The Oberon programming language is characterized by the fact that it fully supports the object-oriented architecture, in contrast to C ++ , for example, with an integrated Oberon runtime system and automatic garbage collection . In multiple inheritance was deliberately to relieve the compiler of complex administrative tasks and the programmer before unexpected results related to the Diamond problem to maintain.

Code examples

Hello World in the Ulm OBERON system:

  MODULE HelloWorld;

  IMPORT Write;


    Write.Line("Hello World");

  END HelloWorld.

Object-oriented programming is with advanced data networks from data type RECORD reached. The definition of methods is achieved by type-bound procedures, and the definition of visibilities is achieved by export marks ("*" for write access and "-" for read access). Example in Oberon-2:

 MODULE Vererbung1;


    GraphischesObjekt* = POINTER TO GraphischesObjektBeschreibung;
    GraphischesObjektBeschreibung = RECORD farbe*: LONGINT; END;

    Punkt* = POINTER TO PunktBeschreibung;
    PunktBeschreibung = RECORD (GraphischesObjekt) x*, y*: LONGINT; END;

    Linie* = POINTER TO LinienBeschreibung;
    LinienBeschreibung = RECORD (GraphischesObjekt) xStart*, yStart*, xEnde*, yEnde*: LONGINT; END;

 PROCEDURE (punkt: Punkt) Zeichne*;
 END Zeichne;

 PROCEDURE (linie: Linie) Zeichne*;
 END Zeichne;


    punkt1: Punkt;
    linie1: Linie;


    NEW (punkt1);
    punkt1.x := 1;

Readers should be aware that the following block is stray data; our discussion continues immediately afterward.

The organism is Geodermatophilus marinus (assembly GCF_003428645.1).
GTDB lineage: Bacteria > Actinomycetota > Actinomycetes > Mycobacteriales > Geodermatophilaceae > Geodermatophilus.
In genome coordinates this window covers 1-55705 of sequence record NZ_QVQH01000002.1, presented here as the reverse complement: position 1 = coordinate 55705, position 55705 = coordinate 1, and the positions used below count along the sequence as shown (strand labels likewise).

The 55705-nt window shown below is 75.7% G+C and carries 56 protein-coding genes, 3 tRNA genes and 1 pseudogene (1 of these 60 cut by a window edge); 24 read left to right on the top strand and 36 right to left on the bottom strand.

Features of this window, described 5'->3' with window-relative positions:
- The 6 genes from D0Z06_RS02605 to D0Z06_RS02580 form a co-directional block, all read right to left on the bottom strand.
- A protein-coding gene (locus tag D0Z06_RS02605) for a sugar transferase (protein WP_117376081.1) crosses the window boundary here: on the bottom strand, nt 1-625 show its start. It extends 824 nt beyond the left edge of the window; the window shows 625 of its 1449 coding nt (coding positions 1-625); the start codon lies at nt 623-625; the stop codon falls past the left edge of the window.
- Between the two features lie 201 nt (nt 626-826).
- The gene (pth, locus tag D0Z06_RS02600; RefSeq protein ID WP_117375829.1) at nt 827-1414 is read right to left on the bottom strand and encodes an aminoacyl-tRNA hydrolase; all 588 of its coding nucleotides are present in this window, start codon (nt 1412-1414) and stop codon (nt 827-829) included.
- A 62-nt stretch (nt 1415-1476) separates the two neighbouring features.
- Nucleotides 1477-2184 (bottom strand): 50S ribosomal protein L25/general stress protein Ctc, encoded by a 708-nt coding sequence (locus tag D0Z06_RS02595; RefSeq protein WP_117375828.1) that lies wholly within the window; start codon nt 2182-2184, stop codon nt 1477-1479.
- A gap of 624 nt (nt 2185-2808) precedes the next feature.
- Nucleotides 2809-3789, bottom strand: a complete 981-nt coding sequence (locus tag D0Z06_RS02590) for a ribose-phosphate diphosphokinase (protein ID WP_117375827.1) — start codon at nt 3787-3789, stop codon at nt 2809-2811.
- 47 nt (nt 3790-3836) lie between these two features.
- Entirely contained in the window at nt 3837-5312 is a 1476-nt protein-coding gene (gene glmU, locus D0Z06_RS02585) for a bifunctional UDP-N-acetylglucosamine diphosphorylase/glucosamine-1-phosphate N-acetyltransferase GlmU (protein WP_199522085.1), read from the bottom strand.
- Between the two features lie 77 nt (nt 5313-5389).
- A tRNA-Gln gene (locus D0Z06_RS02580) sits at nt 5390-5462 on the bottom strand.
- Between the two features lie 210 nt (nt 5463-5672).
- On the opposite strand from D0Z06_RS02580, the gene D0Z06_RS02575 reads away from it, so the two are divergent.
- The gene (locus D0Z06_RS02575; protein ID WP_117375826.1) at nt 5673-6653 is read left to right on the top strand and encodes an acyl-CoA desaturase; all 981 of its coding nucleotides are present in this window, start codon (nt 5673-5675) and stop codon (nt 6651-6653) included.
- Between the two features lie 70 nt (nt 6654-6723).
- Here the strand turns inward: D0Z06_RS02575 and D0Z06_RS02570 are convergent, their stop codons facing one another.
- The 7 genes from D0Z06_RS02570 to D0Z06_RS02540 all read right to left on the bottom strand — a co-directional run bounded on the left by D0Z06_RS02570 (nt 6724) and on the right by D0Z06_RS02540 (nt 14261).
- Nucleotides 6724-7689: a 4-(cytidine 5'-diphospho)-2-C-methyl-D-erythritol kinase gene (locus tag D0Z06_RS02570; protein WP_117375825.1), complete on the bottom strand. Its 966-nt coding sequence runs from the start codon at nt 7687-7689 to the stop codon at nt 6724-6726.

punkt1.y := 1;
    punkt1.Zeichne ();

    NEW (linie1);
    linie1.xStart := 1;
    linie1.yStart := 1;
    linie1.xEnde  := 2;
    linie1.yEnde  := 2;
    linie1.Zeichne ();

 END Vererbung1.

Attributes that only have read access can be changed using type-specific procedures (methods). Example:

 MODULE Vererbung2;


    Objekt* = POINTER TO Objektbeschreibung;
    Objektbeschreibung = RECORD x-: INTEGER; END;

 PROCEDURE (objekt: Objekt) SetzeX* (wert: INTEGER);
    objekt.x := wert;
 END SetzeX;


    objekt1: Objekt;
    int: INTEGER;


    NEW (objekt1);
    objekt1.SetzeX (1);
    int := objekt1.x;

 END Vererbung2.

Further developments

The programming languages Component Pascal , Active Oberon and Zonnon were developed based on Oberon and Oberon-2 .

See also


  • Martin Reiser: The Oberon System. Paperback, 300 pages, Addison-Wesley, 1991, ISBN 0-201-54422-9 .
  • Martin Reiser, Niklaus Wirth: Programming in Oberon - Steps beyond Pascal and Modula. Paperback, 336 pages, Addison-Wesley, 1992, ISBN 0-201-56543-9 .
  • Niklaus Wirth, Jürg Gutknecht: Project Oberon. Hardcover, 560 pages, Addison-Wesley, 1993, ISBN 0-201-54428-8 .
  • Martin Reiser, Niklaus Wirth: Programming in Oberon: The new Pascal. Addison-Wesley, 1994, ISBN 3-89319-657-9 , 2nd corrected reprint 1997.

Web links

Individual evidence

  1. POW !, an IDE for Oberon
  1. Wirth, N .: From Modula to Oberon and the programming language Oberon. In: ETH Technical Report, Computer Systems, Volume 82. Eidgenössische Technische Hochschule Zürich, 1987, accessed on January 2, 2020 (English).
  2. Ulm OBERON system